5 Strange Museums You Should Visit in India

Chamber pots, cooking utensils, and other curious collections.

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Besides exquisite porcelain toilet bowls from Europe and a replica of Louis XIII’s throne, the Sulabh International Museum of Toilets also has ancient scrolls detailing bathroom etiquette. Photo: Anshika Varma

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Some quirky, even downright wacky museums can be found around the country. Here we list five of these spaces that are quite out of the ordinary. While they may not depict the country’s rich culture or heritage, these museums are curious enough and certainly warrant a visit.

The Sulabh International Museum of Toilets, Delhi

In this age of rapid technological advancements, one doesn’t really stop to value the long evolutionary journey made by the toilet, something so essential to our well-being. Sulabh international, an organisation that promotes sanitation in india, is out to change that. The Museum of Toilets in Delhi has a detailed collection of all things related to the commode—from facts and pictures to water closets and chamber pots. By charting the evolution of toilets, and the technology and social norms surrounding them, the museum hopes to promote an appreciation for sanitation. It’s probably best not to visit with a full bladder. (Open daily 10 a.m.–5:30 p.m.; closed on national holidays; opening time varies with season; www.sulabhtoiletmuseum.org; 011-25031518/19.)

Butterfly Museum, Bhimtal, Uttarakhand

Hidden among deodar and pine trees near the village of Bhimtal, is Freddy’s Place (also known as Jones Estate), home to the Smetacek family and a collection of close to 2,000 species of butterflies and moths. The museum was single-handedly created by Frederick Smetacek, Jr. an ecologist of German origin who was born and brought up in Bhimtal. He began collecting butterflies in 1962 and stopped when it became illegal in the late 80s; his interests extended to spiders and other insects as well. The star attractions are the Snow Apollo, a rare butterfly species found in the Himalayas, and a collection of pale yellow-winged butterflies found in England from which the name “butterfly” is said to originate. (Open 9 a.m –5 p.m.; 05942-247068; call before visiting.)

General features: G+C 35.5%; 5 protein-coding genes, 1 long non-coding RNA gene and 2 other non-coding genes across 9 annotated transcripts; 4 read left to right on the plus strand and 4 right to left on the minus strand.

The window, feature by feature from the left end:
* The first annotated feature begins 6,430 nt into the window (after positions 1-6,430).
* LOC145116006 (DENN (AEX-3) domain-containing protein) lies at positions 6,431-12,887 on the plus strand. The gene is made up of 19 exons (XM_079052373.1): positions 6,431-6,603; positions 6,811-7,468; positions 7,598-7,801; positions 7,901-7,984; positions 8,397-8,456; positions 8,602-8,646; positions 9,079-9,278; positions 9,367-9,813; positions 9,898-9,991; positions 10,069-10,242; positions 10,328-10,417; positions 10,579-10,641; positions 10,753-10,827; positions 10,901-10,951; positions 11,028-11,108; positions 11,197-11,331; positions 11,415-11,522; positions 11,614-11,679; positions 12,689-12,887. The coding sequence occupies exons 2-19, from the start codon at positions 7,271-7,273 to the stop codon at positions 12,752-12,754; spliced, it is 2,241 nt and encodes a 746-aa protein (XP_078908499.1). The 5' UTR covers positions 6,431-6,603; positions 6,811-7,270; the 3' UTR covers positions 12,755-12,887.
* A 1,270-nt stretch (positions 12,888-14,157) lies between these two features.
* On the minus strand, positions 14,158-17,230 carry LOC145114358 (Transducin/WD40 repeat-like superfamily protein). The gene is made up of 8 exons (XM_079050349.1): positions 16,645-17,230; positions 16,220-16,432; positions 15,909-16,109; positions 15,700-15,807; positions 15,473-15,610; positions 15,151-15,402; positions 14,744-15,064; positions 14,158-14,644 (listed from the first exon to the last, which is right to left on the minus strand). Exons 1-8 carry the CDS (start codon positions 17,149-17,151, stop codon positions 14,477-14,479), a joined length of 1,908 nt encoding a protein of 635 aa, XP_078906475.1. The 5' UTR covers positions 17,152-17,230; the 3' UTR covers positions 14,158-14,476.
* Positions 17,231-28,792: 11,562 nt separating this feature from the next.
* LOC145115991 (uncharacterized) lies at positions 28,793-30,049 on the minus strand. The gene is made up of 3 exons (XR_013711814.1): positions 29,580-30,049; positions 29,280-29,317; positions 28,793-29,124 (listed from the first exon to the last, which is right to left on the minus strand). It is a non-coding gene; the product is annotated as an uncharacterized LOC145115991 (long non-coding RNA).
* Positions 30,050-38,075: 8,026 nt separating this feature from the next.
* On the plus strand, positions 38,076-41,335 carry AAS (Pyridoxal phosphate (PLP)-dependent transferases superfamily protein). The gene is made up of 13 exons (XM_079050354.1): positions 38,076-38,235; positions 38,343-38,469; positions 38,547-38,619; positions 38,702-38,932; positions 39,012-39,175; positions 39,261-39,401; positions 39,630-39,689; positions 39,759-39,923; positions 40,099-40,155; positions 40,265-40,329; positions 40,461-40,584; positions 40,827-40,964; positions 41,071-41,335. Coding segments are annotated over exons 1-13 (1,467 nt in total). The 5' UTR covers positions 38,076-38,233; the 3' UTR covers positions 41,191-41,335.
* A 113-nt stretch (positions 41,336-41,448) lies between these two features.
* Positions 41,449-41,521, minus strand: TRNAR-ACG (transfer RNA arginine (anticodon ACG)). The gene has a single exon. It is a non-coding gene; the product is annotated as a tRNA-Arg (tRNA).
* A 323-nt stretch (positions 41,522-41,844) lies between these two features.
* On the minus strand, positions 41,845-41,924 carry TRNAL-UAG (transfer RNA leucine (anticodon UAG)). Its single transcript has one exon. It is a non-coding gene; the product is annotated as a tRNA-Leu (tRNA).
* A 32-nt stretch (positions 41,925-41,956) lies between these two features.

The Vishalla Utensils Museum, Ahmedabad, Gujarat

Since 1981, the VECHAAR charitable trust has worked to preserve the creativity and craftsmanship that goes into fabricating household utensils, on the premises of the Vishalla restaurant in Ahmedabad, Gujarat. A collection of 3,500 pots and pans may not seem particularly glamorous, but the exhibits—ranging from pitchers to betel-nut boxes and nutcrackers—have been painstakingly made from an array of metals including copper and bronze. The museum draws attention to the skill and thought that goes into designing not just useful, but aesthetically pleasing utensils. (Open 1 p.m.-3 p.m. and 5 p.m.-10.30 p.m., closed on Monday; www.vishalla.com; 079-26602422.) 

Shankar’s International Doll Museum, Delhi

Started by political cartoonist K. Shankar Pillai, this doll museum in Delhi has grown to become one of the world’s largest collections of costume dolls and is a treat for all ages. A walk through stacks of over 60,000 glass-cased figurines is like a brief world tour—you will encounter everyone from Mozart to a veiled Muslim woman and a flamenco dancer from Spain. Attached to the museum is a doll-making workshop where workers create intricate little masterpieces that are given as foreign gifts or sold. (Open: 10 a.m.–5:30 p.m., closed on Monday; www.childrensbooktrust.com/dm.html; 011-23316970/74.)

Mayong Central Museum and Emporium, Mayong, Assam

The hill town of Mayong, 40 km from Guwahati, has been called India’s capital of black magic and witchcraft, some say, since medieval times. It is still a source of many supernatural tales. Even the village’s name “Mayong” is said to be derived from the Sanskrit word maya, which also translates to “illusion”. The Mayong Central Museum contains ancient manuscripts that provide details on black magic practices. It also has artefacts like swords and pots that are believed to have been used in mysterious black magic rituals. There are occasional magic shows where ancient healing spells are performed, giving visitors a glimpse of the magic that’s believed to characterise this place. (Several travel agents organise day trips from Guwahati to Mayong, which include a boat cruise to the village, a trip to the museum, and a magic show.

Appeared in the December 2012 issue as “Curious Collections”. Updated in November 2015.

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